George Washington

on October 27, 2000 by Bridget Byrne
As poetry is to prose, so is this move to most other current offerings. Writer-director David Gordon Green has crystallized the hopes and sorrows of a nation's children in the lives of a quintet of youngsters living in an apparent wasteland. But far from exploiting the problems of marginal America, as Hollywood is wont to do, Green listens well and looks kindly and discovers beauty in an underclass world that popular culture too easily dismisses. The kids of his story are good kids, even when they do wrong. The adults are good adults, even when they do wrong. But the adult lives, from which the kids should and must draw their aspirations, are blighted, and the disease is catching, despite all the imagination, joy and intelligence innate in the youngsters.

   That's the sad part--help is not offered, not available. The kids must find their own way. It's a struggle. What is the secret of happiness? Will it come from love, from laughter, from personal heroism, from escape, from breaking the rules? There is no map; these unsupervised youngsters, both black and white, must wend their way, just as they do hanging out together in the fringe of an unidentified North Carolina town, where urban decay, prey to nature's forces, creates a unique playground as full of danger and delight as any fictional adventure story.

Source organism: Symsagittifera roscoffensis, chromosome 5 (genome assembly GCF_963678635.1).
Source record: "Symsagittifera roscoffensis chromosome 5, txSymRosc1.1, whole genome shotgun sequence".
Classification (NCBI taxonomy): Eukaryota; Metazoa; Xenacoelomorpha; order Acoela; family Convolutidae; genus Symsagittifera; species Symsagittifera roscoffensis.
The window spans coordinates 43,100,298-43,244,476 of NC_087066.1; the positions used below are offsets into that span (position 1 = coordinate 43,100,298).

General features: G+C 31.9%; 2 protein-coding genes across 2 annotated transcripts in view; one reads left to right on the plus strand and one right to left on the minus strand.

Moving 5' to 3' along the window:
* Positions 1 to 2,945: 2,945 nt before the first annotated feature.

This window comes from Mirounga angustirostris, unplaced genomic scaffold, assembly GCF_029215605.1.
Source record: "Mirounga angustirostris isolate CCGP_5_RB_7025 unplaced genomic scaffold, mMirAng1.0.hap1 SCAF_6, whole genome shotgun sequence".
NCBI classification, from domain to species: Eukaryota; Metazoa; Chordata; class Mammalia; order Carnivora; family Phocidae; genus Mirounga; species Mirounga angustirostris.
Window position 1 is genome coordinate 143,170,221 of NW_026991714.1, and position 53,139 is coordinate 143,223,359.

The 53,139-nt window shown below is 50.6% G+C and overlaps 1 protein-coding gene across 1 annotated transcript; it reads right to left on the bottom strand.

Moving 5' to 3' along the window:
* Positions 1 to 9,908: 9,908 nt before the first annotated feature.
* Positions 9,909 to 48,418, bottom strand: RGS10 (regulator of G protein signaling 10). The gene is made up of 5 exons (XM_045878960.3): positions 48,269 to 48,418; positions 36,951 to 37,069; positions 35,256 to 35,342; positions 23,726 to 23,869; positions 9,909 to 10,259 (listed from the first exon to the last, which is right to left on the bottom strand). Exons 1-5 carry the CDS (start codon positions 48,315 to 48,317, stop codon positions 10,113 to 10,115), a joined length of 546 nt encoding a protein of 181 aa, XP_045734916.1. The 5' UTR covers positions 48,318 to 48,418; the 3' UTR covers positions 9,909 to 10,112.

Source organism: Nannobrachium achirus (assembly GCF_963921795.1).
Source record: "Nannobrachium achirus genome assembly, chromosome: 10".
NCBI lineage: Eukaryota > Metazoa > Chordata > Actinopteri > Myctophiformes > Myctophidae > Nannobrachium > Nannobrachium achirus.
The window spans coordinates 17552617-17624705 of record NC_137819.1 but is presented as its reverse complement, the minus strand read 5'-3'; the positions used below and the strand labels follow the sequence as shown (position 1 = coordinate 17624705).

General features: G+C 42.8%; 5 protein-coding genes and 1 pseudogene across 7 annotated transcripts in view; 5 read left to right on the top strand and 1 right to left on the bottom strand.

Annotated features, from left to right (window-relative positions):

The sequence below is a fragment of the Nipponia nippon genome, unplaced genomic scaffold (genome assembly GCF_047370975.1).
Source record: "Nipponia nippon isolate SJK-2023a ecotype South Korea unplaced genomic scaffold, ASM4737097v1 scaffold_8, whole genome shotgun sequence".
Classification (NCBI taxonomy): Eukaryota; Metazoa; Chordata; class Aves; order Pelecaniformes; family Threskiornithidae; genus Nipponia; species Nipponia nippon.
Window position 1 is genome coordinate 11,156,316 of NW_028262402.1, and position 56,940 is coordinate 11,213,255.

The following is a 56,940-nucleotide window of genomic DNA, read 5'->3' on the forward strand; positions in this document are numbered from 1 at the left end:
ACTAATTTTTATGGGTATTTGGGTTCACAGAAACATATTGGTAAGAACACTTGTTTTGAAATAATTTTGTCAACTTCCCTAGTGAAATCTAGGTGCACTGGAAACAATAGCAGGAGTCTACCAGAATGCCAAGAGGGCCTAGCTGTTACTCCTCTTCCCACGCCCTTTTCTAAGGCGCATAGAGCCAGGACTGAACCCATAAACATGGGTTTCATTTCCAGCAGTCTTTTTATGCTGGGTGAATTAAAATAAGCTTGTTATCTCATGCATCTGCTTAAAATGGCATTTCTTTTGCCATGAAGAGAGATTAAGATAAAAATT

Green has allowed his inexperienced actors to act natural, like the friends they are who ultimately share a tragedy and a secret. He doesn't force the plot; stuff just happens. People react, but they never overreact as they would in a more conventionally structured film. Green never falls into the trap of exploring issues that are not viable to the main concern which is to reveal worth too glibly ignored in the rush for the false contentments too much of America covets.

   Tim Orr's photography has the elegance and sophistication of art, but is never indulgent. Like the whole tone of the movie, it is focused on drawing on true beauty which lies not just on the surface but within.

   The movie belongs to the kids, particularly Donald Holden as the off-kilter George and Candace Evanofski as the fetching Nasia. But the adult actors, including George's sad and dangerous uncle, played by Eddie Rouse, also evoke a sense of how much better life might be if people understood how to express and live out the full meaning of the love innate within them. Starring Candace Evanofski, Donald Holden, Curtis Cotton III, Damian Jewan Lee and Rachael Handy. Directed and written by David Gordon Green. Produced by David Gordon Green, Sacha W. Mueller and Lisa Muskat. A Cowboy release. Drama. Unrated. Running time: 90 min.

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